To combat the power of labels, Spotify has taken bigger steps into podcasting over the past few years to help diversify their content and reduce the reliance on licensing recorded music.  In February, they acquired The Ringer (including digital media assets) for $250M as their 4th notable acquisition following Gimlet, Parcast and Anchor.  But their biggest podcasting move came just weeks ago, when they signed an exclusive licensing deal for The Joe Rogan Experience, that includes audio and video.  The similarities to Howard Stern signing with SiriusXM are evident, but with Spotify, there is no need for additional hardware purchase (most people have a smartphone), and no need for subscription (content will be on free, ad-supported tiers).   It will be much easier (and cheaper) for Joe Rogan fans to move over to Spotify, although it’s difficult to discern how many actually will.  Many consume the podcasts via YouTube, where it is home to full episodes, as well many of its viral clips, which no doubt boost the show’s popularity.  While some clips will remain on YouTube, it’s unclear what they will look like, but the primary objective will surely be to shift audiences to the music platform. 

Spotify has unsuccessfully experimented with video before, but has taken another recent step towards that space with introduction of video podcasts for a few of their creators.  This speaks to how they think about podcasting as a multi-dimensional strategy.  On a straight-forward basis, podcast listeners are a highly engaged and rapidly growing segment that they can bring into their platform, even if on a free basis.  Once in the funnel, Spotify has demonstrated proven success with the freemium model by converting users into the premium subscribers (over 60% conversion rate).  The amount of time spent listening to podcasts vs. music doesn’t impact their margins, as payouts to labels are based on a percentage of all subscriber revenue.  But the growing engagement around spoken word content gives them more ability to isolate that content in future negotiations.  The bigger play for podcasts is around advertising, and owning the audio ad network, in a similar way that Google and Facebook dominate the digital ad market.  Rather than relying on host-read spots, dynamic ad insertion can target different demographics of listeners, as well as enable smaller podcast creators to monetize their work.  Terrestrial radio revenues have remained surprisingly stable over the past decade, and Spotify has made it clear they want to take some of that market share.  As with all mediums, advertisers will gravitate to eyeballs, or in this case eardrums, and it could be poised for further growth, which wouldn’t need to be shared with labels.




  • Take Two first released Grand Theft Auto V in 2013, but the franchise is still experiencing record breaking engagement with over 130 million units sold, and Grand Theft Auto Online has had recurrent spending growth of 87% in the quarter and 40% in the last 12 months.


  • In late March, as customers were confined to their home, Spotify saw an evolution in listening habits, with usage in Car, Wearable, and Web platforms dropping (double digits in some instances), but the audience through TV and Game Consoles grew in excess of 50%.  For ad-supported MAU in the US, game consoles have been a top 2 or 3 platform in terms of consumption for the better part of the month, and connected device usage generally is up more than 40% among ad-supported users globally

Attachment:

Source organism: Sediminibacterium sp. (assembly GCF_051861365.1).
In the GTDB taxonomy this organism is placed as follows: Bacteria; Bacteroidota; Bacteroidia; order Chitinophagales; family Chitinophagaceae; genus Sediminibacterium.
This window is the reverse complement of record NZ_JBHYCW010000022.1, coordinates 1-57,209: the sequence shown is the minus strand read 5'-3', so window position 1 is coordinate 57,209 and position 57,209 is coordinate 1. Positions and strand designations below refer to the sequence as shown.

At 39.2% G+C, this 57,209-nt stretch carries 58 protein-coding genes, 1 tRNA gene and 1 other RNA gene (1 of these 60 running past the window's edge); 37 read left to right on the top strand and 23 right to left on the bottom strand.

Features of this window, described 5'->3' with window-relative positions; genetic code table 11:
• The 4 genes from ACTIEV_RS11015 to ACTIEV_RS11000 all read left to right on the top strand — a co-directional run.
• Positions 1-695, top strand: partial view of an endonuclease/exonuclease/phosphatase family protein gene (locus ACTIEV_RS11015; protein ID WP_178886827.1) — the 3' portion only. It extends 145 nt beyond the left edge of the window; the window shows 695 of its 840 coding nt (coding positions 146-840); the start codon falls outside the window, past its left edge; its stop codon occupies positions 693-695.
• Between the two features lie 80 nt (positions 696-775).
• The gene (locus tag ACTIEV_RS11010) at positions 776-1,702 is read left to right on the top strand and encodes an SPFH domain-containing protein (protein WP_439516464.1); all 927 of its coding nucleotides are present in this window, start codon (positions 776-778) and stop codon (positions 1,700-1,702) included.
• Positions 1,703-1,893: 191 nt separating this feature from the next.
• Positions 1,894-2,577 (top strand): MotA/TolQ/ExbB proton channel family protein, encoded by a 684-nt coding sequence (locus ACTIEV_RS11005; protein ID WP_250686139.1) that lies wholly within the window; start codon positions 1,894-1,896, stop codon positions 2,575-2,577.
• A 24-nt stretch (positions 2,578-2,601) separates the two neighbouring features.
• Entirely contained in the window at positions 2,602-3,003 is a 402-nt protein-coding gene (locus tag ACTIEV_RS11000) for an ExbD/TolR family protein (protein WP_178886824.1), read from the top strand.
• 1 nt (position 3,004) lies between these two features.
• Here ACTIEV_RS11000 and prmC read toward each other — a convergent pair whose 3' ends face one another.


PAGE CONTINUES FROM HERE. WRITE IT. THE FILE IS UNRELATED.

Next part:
• Disney has opened Shanghai Disneyland with extra precautionary measures, but the financial impact on Theme Parks has already been felt in March, with the disruption impacting quarterly operating income by approximately $1 billion, with a little over half of that reflecting 2 weeks of closures on the domestic side. 


  • After a prolonged carriage dispute with Comcast, Starz is now only sold as a premium add-on channel, resulting in 6.2 million bundled subscribers disconnecting in December, but they have been able to capture back about 1 million of those subscribers (at higher ARPU) in the first 6 weeks.


  • As the Coronavirus spread around the world, Live Nation saw an abrupt stop to touring and even though they had promoted 5,500 shows (up 17%) for nearly 8 million fans (up 2%) through February, they finished the quarter with only with 7,100 shows for 10.4 million fans, down 14% and 30%, respectively, from last year.




And when you look at Warzone, it was definitely built to provide endless fun on its own and to stand on its own as a great game, but Warzone and Modern Warfare are also obviously connected in many ways, including through shared progression systems, game systems and content offerings. And what we're seeing right now in Warzone is a large number of players choosing to upgrade to the premium Modern Warfare game and experience everything that the Modern Warfare universe has offered.

Rob Kostich, Activision Blizzard President of Publishing


Frankly, we, long term, are still bullish about Hulu International. Right now, though, given the cash situation and the sort of uncertainty around our overall business, we've got no plans immediately to make any investment in that business internationally.

Bob Chapek, Disney CEO


One of the things we've been really investing a lot in is this transition from augmented reality being something entertainment-based to something that provides increasing utility. And we believe that, that transition has been accelerated by this crisis.

Evan Spiegel, Snapchat Co-Founder & CEO


So TV has become an app without commercials. And if there are commercials, it's a lighter load. And you can put that linear TV where you might have 16, 17 minutes of commercial time during an hour's show, it might be a really good show, but you just -- it's painful, right, once you've seen something without commercials.

Charles Ergen, DISH Network Co-Founder & Chairman of the Board


We're evaluating our product distribution strategy, relooking at volumes and the required support levels we need in a down economy. We're rethinking our theatrical model and looking for ways to accelerate efforts that are consistent with the rapid changes in consumer behavior from the pandemic.

John Stankey, AT&T President & COO


Read Last Quarter’s Earnings Summary (2019 Q4)